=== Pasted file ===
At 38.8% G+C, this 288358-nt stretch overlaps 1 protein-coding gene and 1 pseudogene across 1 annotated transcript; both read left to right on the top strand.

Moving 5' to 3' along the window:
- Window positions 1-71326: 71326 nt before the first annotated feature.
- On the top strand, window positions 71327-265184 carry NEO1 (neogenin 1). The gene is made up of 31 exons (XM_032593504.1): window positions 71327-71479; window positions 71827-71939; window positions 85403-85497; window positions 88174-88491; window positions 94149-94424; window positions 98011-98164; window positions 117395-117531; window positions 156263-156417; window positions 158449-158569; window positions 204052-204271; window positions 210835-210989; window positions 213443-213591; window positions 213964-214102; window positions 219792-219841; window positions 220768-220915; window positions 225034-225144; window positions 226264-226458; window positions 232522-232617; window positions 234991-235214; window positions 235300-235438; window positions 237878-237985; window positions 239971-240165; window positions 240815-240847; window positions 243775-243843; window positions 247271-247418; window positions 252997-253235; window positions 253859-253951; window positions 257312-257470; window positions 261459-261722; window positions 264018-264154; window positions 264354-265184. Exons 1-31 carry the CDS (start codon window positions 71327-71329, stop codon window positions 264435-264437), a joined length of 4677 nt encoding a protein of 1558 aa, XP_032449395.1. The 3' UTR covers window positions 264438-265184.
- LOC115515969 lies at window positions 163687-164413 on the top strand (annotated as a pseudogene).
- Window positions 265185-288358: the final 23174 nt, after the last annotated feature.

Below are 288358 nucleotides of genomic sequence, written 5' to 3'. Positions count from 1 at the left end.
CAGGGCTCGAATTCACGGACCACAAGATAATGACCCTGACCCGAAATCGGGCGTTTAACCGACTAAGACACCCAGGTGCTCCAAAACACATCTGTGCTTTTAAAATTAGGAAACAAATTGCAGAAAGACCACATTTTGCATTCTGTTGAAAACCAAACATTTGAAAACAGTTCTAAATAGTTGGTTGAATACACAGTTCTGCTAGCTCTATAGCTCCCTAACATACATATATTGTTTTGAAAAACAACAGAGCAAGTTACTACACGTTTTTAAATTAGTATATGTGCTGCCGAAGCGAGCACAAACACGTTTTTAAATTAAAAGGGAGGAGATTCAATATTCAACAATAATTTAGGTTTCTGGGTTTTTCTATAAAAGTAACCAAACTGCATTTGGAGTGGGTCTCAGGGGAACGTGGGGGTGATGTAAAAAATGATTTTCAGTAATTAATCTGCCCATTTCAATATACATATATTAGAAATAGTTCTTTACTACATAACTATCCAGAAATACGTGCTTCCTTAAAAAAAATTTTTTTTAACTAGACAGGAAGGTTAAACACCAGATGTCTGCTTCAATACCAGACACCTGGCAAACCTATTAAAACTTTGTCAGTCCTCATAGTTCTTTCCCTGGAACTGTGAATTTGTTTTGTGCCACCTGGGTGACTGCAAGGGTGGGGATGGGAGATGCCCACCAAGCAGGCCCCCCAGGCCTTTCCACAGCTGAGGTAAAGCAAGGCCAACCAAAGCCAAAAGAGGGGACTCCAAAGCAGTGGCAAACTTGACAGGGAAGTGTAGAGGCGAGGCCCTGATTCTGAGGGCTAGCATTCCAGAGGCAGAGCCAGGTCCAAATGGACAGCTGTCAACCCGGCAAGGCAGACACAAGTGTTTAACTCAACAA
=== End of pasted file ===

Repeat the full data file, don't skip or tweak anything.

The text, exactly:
At 38.8% G+C, this 288358-nt stretch overlaps 1 protein-coding gene and 1 pseudogene across 1 annotated transcript; both read left to right on the top strand.

Moving 5' to 3' along the window:
- Window positions 1-71326: 71326 nt before the first annotated feature.
- On the top strand, window positions 71327-265184 carry NEO1 (neogenin 1). The gene is made up of 31 exons (XM_032593504.1): window positions 71327-71479; window positions 71827-71939; window positions 85403-85497; window positions 88174-88491; window positions 94149-94424; window positions 98011-98164; window positions 117395-117531; window positions 156263-156417; window positions 158449-158569; window positions 204052-204271; window positions 210835-210989; window positions 213443-213591; window positions 213964-214102; window positions 219792-219841; window positions 220768-220915; window positions 225034-225144; window positions 226264-226458; window positions 232522-232617; window positions 234991-235214; window positions 235300-235438; window positions 237878-237985; window positions 239971-240165; window positions 240815-240847; window positions 243775-243843; window positions 247271-247418; window positions 252997-253235; window positions 253859-253951; window positions 257312-257470; window positions 261459-261722; window positions 264018-264154; window positions 264354-265184. Exons 1-31 carry the CDS (start codon window positions 71327-71329, stop codon window positions 264435-264437), a joined length of 4677 nt encoding a protein of 1558 aa, XP_032449395.1. The 3' UTR covers window positions 264438-265184.
- LOC115515969 lies at window positions 163687-164413 on the top strand (annotated as a pseudogene).
- Window positions 265185-288358: the final 23174 nt, after the last annotated feature.

Below are 288358 nucleotides of genomic sequence, written 5' to 3'. Positions count from 1 at the left end.
CAGGGCTCGAATTCACGGACCACAAGATAATGACCCTGACCCGAAATCGGGCGTTTAACCGACTAAGACACCCAGGTGCTCCAAAACACATCTGTGCTTTTAAAATTAGGAAACAAATTGCAGAAAGACCACATTTTGCATTCTGTTGAAAACCAAACATTTGAAAACAGTTCTAAATAGTTGGTTGAATACACAGTTCTGCTAGCTCTATAGCTCCCTAACATACATATATTGTTTTGAAAAACAACAGAGCAAGTTACTACACGTTTTTAAATTAGTATATGTGCTGCCGAAGCGAGCACAAACACGTTTTTAAATTAAAAGGGAGGAGATTCAATATTCAACAATAATTTAGGTTTCTGGGTTTTTCTATAAAAGTAACCAAACTGCATTTGGAGTGGGTCTCAGGGGAACGTGGGGGTGATGTAAAAAATGATTTTCAGTAATTAATCTGCCCATTTCAATATACATATATTAGAAATAGTTCTTTACTACATAACTATCCAGAAATACGTGCTTCCTTAAAAAAAATTTTTTTTAACTAGACAGGAAGGTTAAACACCAGATGTCTGCTTCAATACCAGACACCTGGCAAACCTATTAAAACTTTGTCAGTCCTCATAGTTCTTTCCCTGGAACTGTGAATTTGTTTTGTGCCACCTGGGTGACTGCAAGGGTGGGGATGGGAGATGCCCACCAAGCAGGCCCCCCAGGCCTTTCCACAGCTGAGGTAAAGCAAGGCCAACCAAAGCCAAAAGAGGGGACTCCAAAGCAGTGGCAAACTTGACAGGGAAGTGTAGAGGCGAGGCCCTGATTCTGAGGGCTAGCATTCCAGAGGCAGAGCCAGGTCCAAATGGACAGCTGTCAACCCGGCAAGGCAGACACAAGTGTTTAACTCAACAA